Chapter 15 - Our Milky Way Galaxy Chapter 15 Chapter 15...

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Our Milky Way Galaxy Chapter 15
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Chapter 15
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Milky Way Galaxy • Faint band of light, slicing through the constellations of Sagittarius, Cygnus, Perseus and Orion. • Greeks called it flowing ribbon of milk. • Our Galaxy ( galactos , Greek for milk) holds more than 100 billion stars and is just one among tens of billions of galaxies in the observable universe.
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What makes up the ‘milky’ band of light of our galaxy? A. distant glowing white interstellar clouds B. many distant stars too far to resolve with our eyes C. the asteroid belt D. white dust particles in our solar system Survey Question
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What makes up the ‘milky’ band of light of our galaxy? A. distant glowing white interstellar clouds B. many distant stars too far to resolve with our eyes C. the asteroid belt D. white dust particles in our solar system Survey Question
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What are the dark breaks in the ‘milky’ band of light of our galaxy? A. dusty clouds of gas that block visible light B. empty breaks in the distribution of distant stars C. rips in the fabric of space-time D. interstellar material from which stars form E. both A & D Survey Question
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What are the dark breaks in the ‘milky’ band of light of our galaxy? A. dusty clouds of gas that block visible light B. empty breaks in the distribution of distant stars C. rips in the fabric of space-time D. interstellar material from which stars form E. both A & D Survey Question
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Our Milky Way Galaxy Artist’s conception!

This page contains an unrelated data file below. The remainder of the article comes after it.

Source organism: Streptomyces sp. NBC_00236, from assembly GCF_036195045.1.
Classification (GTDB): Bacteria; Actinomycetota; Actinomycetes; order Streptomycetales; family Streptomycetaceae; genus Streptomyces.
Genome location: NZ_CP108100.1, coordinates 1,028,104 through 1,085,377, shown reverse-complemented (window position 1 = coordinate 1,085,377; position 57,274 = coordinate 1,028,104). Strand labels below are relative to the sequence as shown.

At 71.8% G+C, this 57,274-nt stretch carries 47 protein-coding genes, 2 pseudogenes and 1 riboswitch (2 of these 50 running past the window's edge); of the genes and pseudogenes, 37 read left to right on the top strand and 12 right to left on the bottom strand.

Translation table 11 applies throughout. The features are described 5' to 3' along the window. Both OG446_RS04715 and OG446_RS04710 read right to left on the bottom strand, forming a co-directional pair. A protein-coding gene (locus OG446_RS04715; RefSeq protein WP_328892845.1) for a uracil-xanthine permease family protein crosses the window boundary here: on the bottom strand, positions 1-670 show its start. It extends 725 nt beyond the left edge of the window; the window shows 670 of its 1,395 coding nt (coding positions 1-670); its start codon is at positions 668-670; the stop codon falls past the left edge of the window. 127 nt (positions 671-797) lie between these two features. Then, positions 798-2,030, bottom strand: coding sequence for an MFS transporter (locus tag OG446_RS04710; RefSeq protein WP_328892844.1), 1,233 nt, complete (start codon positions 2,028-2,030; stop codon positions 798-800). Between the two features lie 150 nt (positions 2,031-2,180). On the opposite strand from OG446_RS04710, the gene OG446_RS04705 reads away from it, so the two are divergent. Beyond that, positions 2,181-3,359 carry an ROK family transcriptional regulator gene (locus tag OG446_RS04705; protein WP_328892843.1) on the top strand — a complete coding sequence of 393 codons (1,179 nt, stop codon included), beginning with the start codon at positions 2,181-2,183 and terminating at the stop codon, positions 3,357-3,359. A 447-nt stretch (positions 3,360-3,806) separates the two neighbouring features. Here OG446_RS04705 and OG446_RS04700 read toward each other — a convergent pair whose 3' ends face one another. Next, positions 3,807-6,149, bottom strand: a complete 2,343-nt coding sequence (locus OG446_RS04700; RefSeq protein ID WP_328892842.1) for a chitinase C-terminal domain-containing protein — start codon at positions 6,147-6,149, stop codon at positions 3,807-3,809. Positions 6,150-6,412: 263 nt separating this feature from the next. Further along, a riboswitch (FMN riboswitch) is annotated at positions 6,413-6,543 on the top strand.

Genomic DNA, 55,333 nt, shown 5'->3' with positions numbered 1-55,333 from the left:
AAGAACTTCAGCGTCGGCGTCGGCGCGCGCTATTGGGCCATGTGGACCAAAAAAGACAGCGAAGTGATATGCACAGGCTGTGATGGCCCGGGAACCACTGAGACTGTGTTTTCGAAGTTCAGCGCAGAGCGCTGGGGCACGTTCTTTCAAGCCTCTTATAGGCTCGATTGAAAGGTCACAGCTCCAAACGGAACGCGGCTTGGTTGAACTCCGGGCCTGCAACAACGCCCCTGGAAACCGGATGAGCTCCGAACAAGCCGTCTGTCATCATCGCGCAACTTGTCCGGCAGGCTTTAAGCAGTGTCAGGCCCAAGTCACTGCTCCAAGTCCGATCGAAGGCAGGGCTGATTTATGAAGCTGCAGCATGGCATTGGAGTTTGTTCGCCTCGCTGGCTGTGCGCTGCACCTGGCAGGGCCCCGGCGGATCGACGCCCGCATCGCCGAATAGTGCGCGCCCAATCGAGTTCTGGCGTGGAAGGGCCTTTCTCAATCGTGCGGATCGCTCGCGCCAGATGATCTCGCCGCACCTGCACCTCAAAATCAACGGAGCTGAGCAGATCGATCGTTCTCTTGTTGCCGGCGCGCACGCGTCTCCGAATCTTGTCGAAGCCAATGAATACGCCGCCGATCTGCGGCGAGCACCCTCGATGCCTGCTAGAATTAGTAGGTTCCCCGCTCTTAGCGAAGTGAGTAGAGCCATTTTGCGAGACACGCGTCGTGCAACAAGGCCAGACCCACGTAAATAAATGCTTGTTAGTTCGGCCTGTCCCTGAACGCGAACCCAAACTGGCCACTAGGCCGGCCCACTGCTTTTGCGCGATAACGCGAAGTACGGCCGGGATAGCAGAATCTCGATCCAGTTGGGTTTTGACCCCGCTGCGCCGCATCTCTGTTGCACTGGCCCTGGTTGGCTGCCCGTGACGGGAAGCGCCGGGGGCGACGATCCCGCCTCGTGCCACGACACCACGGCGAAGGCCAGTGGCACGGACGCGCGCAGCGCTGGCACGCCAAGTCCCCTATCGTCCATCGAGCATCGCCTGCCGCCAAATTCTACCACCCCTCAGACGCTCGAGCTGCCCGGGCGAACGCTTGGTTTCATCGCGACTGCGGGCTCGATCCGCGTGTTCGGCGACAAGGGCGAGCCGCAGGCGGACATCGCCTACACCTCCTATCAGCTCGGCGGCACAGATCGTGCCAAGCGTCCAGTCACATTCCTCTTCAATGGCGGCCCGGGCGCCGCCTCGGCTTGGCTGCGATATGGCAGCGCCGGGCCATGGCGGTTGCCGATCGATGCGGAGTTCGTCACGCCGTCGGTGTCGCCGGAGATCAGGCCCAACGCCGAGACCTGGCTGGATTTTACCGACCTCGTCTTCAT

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Evidence: All-sky image of Milky Way MW has two major spiral arms (traced here by molecular clouds and radio waves): Perseus and Scutum-Centaurus Arms and several “partial”.
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Evidence: All-sky image of Milky Way Which spiral arm do we belong to? - Orion Spur
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Face on view of the galaxy shows its spiral structure Spiral arms are made of clouds of new stars and debris of the earlier generation of stars . What would be the difference in stellar composition of stars found in the spiral arms (Pop I) and halo (Pop II)?
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Edge-on View The disk’s thickness is 1/100 of the disk’s diameter.
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How do we know where we are in the Milky Way? Related question: how do we know how big the Milky Way is? 1755: Immanuel Kant proposed that our galaxy is a disk of stars, including the Sun! 1785: William Herschel made a map of individual stars he could see - inferred the distance by assuming they were all the same luminosity.
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Suppose you tried to determine where we are in our home galaxy by counting individual stars in different directions. You would estimate that we are A. at the center of the Galaxy. B. in an arm of the Galaxy. C. near the edge of the Galaxy. Survey Question
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Suppose you tried to determine where we are in our home galaxy by counting individual stars in different directions. You would estimate that we are A. at the center of the Galaxy.
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